There is nothing to suggest that more flights will automatically reduce prices per se. As Karl Marx documents with expansive brilliance, markets tend towards concentration. In time, companies, much in the manner of hoodlums carving up neighbourhoods for their drugs trade, will divvy up their share and keep prices lucratively high. Miserable customers make for happy shareholders.

In the Qantas-Qatar Airways affair, the basic motivation to at least moderate the pricing regime in the short term is simply not there. Threatened, Qantas would have to respond. To date, given its traditional, enduring dominance, the approach of the Flying Kangaroo has been to stomp and box competitors into the ground, always aware that it has the backing of the Commonwealth government. That’s the sort of private enterprise its outgoing CEO, Alan Joyce, is most pleased with.


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  1. Ken Robinson

    Australian democracy gives the voter the choice of voting for what they consider the least worst party to govern, just like the other so called democratic countries, where is the difference to choose from????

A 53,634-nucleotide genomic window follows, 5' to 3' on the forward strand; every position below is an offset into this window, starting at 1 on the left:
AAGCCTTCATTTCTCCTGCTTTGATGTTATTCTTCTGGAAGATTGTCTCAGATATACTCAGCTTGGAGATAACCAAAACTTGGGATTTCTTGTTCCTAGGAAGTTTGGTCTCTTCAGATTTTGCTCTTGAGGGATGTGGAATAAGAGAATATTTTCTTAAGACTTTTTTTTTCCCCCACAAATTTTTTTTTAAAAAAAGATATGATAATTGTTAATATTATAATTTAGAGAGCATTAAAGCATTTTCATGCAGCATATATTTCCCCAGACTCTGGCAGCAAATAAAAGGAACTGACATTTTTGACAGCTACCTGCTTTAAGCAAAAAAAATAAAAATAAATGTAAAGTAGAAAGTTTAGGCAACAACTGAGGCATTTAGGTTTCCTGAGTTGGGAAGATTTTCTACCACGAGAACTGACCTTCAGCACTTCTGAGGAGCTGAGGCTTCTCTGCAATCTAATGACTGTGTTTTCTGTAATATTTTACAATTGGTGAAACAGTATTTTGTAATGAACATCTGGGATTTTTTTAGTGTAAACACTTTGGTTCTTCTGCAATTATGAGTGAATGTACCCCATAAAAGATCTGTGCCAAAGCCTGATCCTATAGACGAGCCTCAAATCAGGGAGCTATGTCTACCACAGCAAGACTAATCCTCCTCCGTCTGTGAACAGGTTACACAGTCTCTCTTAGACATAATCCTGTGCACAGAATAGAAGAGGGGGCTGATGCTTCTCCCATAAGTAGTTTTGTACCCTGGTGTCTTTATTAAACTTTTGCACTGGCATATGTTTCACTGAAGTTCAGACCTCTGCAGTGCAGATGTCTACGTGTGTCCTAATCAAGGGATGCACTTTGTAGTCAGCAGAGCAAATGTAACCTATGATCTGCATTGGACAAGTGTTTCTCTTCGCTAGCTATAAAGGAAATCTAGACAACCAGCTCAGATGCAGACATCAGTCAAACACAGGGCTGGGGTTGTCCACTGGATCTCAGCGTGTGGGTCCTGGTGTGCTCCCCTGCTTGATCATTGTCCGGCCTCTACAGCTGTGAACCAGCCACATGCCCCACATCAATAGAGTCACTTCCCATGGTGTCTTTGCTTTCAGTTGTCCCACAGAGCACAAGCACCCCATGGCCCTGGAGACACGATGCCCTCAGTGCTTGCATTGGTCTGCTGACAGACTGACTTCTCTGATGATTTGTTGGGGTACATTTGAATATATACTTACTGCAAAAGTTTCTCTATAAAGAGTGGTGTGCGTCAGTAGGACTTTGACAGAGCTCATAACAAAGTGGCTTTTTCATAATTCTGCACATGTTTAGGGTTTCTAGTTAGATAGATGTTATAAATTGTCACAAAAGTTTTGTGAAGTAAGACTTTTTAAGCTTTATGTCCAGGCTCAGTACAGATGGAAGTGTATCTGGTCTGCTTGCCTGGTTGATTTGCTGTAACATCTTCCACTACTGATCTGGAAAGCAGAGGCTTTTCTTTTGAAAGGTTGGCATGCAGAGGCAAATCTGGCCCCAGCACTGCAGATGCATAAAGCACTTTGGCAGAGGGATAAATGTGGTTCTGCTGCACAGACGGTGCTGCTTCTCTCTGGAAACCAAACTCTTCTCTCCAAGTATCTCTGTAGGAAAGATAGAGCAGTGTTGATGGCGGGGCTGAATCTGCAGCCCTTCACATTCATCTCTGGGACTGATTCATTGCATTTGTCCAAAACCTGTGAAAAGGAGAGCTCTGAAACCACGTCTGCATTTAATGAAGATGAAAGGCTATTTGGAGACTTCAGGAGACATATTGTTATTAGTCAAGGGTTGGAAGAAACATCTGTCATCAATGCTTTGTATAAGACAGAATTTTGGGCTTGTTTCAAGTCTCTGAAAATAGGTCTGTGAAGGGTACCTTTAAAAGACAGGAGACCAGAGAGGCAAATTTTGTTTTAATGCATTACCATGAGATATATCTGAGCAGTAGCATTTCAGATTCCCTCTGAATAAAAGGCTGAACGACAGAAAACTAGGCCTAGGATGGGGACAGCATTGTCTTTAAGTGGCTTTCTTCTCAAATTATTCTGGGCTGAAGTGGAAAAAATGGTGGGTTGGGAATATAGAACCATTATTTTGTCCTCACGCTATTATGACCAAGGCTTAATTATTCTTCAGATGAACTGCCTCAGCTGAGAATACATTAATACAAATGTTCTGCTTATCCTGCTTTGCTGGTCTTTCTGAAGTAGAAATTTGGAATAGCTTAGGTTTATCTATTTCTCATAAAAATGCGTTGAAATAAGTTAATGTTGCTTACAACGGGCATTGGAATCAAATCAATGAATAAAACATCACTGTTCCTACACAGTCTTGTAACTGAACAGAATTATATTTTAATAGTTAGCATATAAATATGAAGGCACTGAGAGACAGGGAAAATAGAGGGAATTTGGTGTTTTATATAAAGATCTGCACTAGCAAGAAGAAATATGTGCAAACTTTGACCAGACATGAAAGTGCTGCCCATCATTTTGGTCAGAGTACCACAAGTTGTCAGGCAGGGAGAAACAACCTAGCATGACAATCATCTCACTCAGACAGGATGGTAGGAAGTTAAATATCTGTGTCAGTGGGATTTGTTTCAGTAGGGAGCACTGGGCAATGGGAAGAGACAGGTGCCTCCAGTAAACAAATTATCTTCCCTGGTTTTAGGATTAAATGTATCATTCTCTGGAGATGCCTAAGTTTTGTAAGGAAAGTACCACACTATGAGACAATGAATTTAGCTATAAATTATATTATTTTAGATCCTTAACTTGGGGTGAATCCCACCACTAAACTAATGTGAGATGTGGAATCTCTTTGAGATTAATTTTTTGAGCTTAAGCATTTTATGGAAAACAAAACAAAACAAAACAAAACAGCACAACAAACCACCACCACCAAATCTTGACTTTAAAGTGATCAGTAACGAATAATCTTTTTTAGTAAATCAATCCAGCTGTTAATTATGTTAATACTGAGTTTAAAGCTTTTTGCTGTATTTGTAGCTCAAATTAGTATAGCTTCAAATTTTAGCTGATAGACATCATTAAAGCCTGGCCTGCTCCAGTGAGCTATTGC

2. Harry Lime

    That detestable little Irish leprechaun has certainly done a number on Qantas,the sooner he fucks off the better.However,that departure still leaves us with a government that is badly out of step with public expectations,and one that looks increasingly prone to making shit decisions,USUKA,for example,and not making decisions,urgent overhaul of the taxation regime,for instance.Although nowhere near as bad as the last rabble,they’re catching up.Politics in this country,as in most places, seems to attract some pretty stupid people.Very depressing.

  3. Phil Pryor

    QANTAS is now a business, exposed to international low standards of decency and honesty, to be run by ruthless, greedy profiteering ambitious riser upperers like A Joyce, the modern descendant of old type thieves and swindlers.., so that we all deserve a rejigging whereby a cheaper seat, better service, more reliability returned. Let us dream on…

  4. terence mills

    Let’s not forget that it was Qatar Airways that authorised invasive gynaecological searches at Doha airport of dozens of women in 2021 which included 13 Australian women after a newborn baby was found in a Doha airport bathroom.